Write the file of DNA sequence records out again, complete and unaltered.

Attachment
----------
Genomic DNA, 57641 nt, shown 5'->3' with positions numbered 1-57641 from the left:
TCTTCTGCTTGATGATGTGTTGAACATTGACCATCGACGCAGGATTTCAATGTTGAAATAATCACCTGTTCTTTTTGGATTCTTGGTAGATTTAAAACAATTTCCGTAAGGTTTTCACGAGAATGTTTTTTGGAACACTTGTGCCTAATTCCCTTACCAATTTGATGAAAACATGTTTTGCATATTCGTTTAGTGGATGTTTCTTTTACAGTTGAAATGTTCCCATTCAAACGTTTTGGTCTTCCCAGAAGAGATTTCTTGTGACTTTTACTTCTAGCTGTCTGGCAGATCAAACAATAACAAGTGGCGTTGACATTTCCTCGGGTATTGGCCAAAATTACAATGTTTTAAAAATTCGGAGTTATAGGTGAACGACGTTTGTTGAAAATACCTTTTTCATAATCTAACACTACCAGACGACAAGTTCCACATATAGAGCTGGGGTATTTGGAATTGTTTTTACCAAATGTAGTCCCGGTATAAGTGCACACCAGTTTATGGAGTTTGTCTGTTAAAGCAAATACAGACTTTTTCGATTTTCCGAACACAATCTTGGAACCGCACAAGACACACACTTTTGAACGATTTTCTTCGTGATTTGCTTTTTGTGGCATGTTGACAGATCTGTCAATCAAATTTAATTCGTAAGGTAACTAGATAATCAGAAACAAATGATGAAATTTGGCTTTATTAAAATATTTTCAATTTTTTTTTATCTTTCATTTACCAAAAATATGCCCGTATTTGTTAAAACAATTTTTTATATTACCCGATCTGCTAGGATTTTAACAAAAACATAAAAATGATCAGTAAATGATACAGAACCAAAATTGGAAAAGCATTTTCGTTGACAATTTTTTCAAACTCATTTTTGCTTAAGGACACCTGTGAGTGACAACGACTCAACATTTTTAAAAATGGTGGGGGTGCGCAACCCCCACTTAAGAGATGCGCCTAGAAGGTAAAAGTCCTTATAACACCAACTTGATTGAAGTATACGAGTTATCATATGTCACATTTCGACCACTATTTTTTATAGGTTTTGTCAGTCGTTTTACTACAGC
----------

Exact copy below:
Genomic DNA, 57641 nt, shown 5'->3' with positions numbered 1-57641 from the left:
TCTTCTGCTTGATGATGTGTTGAACATTGACCATCGACGCAGGATTTCAATGTTGAAATAATCACCTGTTCTTTTTGGATTCTTGGTAGATTTAAAACAATTTCCGTAAGGTTTTCACGAGAATGTTTTTTGGAACACTTGTGCCTAATTCCCTTACCAATTTGATGAAAACATGTTTTGCATATTCGTTTAGTGGATGTTTCTTTTACAGTTGAAATGTTCCCATTCAAACGTTTTGGTCTTCCCAGAAGAGATTTCTTGTGACTTTTACTTCTAGCTGTCTGGCAGATCAAACAATAACAAGTGGCGTTGACATTTCCTCGGGTATTGGCCAAAATTACAATGTTTTAAAAATTCGGAGTTATAGGTGAACGACGTTTGTTGAAAATACCTTTTTCATAATCTAACACTACCAGACGACAAGTTCCACATATAGAGCTGGGGTATTTGGAATTGTTTTTACCAAATGTAGTCCCGGTATAAGTGCACACCAGTTTATGGAGTTTGTCTGTTAAAGCAAATACAGACTTTTTCGATTTTCCGAACACAATCTTGGAACCGCACAAGACACACACTTTTGAACGATTTTCTTCGTGATTTGCTTTTTGTGGCATGTTGACAGATCTGTCAATCAAATTTAATTCGTAAGGTAACTAGATAATCAGAAACAAATGATGAAATTTGGCTTTATTAAAATATTTTCAATTTTTTTTTATCTTTCATTTACCAAAAATATGCCCGTATTTGTTAAAACAATTTTTTATATTACCCGATCTGCTAGGATTTTAACAAAAACATAAAAATGATCAGTAAATGATACAGAACCAAAATTGGAAAAGCATTTTCGTTGACAATTTTTTCAAACTCATTTTTGCTTAAGGACACCTGTGAGTGACAACGACTCAACATTTTTAAAAATGGTGGGGGTGCGCAACCCCCACTTAAGAGATGCGCCTAGAAGGTAAAAGTCCTTATAACACCAACTTGATTGAAGTATACGAGTTATCATATGTCACATTTCGACCACTATTTTTTATAGGTTTTGTCAGTCGTTTTACTACAGC